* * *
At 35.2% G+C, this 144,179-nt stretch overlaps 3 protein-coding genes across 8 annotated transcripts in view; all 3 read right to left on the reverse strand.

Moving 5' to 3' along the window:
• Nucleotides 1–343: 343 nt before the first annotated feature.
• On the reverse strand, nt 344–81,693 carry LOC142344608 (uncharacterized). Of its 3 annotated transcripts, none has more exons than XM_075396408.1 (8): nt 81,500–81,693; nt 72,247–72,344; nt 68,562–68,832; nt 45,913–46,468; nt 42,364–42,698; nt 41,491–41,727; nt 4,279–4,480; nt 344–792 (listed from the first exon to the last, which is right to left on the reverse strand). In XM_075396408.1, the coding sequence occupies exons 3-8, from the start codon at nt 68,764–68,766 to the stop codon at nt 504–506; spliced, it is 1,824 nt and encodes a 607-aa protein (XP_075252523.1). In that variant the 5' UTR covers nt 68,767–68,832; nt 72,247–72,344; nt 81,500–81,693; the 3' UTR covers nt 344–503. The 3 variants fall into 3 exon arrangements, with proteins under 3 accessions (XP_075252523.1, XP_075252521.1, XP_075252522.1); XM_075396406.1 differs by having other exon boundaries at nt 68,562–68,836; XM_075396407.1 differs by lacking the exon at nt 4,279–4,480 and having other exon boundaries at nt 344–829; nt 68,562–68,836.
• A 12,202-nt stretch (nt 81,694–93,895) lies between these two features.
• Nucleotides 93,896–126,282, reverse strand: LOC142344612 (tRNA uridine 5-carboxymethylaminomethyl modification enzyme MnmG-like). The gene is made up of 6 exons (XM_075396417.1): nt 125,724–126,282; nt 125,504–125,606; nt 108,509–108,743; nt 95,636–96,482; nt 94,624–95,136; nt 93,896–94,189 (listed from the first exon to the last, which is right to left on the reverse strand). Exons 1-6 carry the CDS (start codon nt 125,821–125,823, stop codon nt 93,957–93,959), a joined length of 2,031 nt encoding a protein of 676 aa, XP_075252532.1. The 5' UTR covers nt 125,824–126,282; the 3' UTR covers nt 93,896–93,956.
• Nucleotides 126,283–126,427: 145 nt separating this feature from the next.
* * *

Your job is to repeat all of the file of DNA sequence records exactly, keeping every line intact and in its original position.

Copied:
At 35.2% G+C, this 144,179-nt stretch overlaps 3 protein-coding genes across 8 annotated transcripts in view; all 3 read right to left on the reverse strand.

Moving 5' to 3' along the window:
• Nucleotides 1–343: 343 nt before the first annotated feature.
• On the reverse strand, nt 344–81,693 carry LOC142344608 (uncharacterized). Of its 3 annotated transcripts, none has more exons than XM_075396408.1 (8): nt 81,500–81,693; nt 72,247–72,344; nt 68,562–68,832; nt 45,913–46,468; nt 42,364–42,698; nt 41,491–41,727; nt 4,279–4,480; nt 344–792 (listed from the first exon to the last, which is right to left on the reverse strand). In XM_075396408.1, the coding sequence occupies exons 3-8, from the start codon at nt 68,764–68,766 to the stop codon at nt 504–506; spliced, it is 1,824 nt and encodes a 607-aa protein (XP_075252523.1). In that variant the 5' UTR covers nt 68,767–68,832; nt 72,247–72,344; nt 81,500–81,693; the 3' UTR covers nt 344–503. The 3 variants fall into 3 exon arrangements, with proteins under 3 accessions (XP_075252523.1, XP_075252521.1, XP_075252522.1); XM_075396406.1 differs by having other exon boundaries at nt 68,562–68,836; XM_075396407.1 differs by lacking the exon at nt 4,279–4,480 and having other exon boundaries at nt 344–829; nt 68,562–68,836.
• A 12,202-nt stretch (nt 81,694–93,895) lies between these two features.
• Nucleotides 93,896–126,282, reverse strand: LOC142344612 (tRNA uridine 5-carboxymethylaminomethyl modification enzyme MnmG-like). The gene is made up of 6 exons (XM_075396417.1): nt 125,724–126,282; nt 125,504–125,606; nt 108,509–108,743; nt 95,636–96,482; nt 94,624–95,136; nt 93,896–94,189 (listed from the first exon to the last, which is right to left on the reverse strand). Exons 1-6 carry the CDS (start codon nt 125,821–125,823, stop codon nt 93,957–93,959), a joined length of 2,031 nt encoding a protein of 676 aa, XP_075252532.1. The 5' UTR covers nt 125,824–126,282; the 3' UTR covers nt 93,896–93,956.
• Nucleotides 126,283–126,427: 145 nt separating this feature from the next.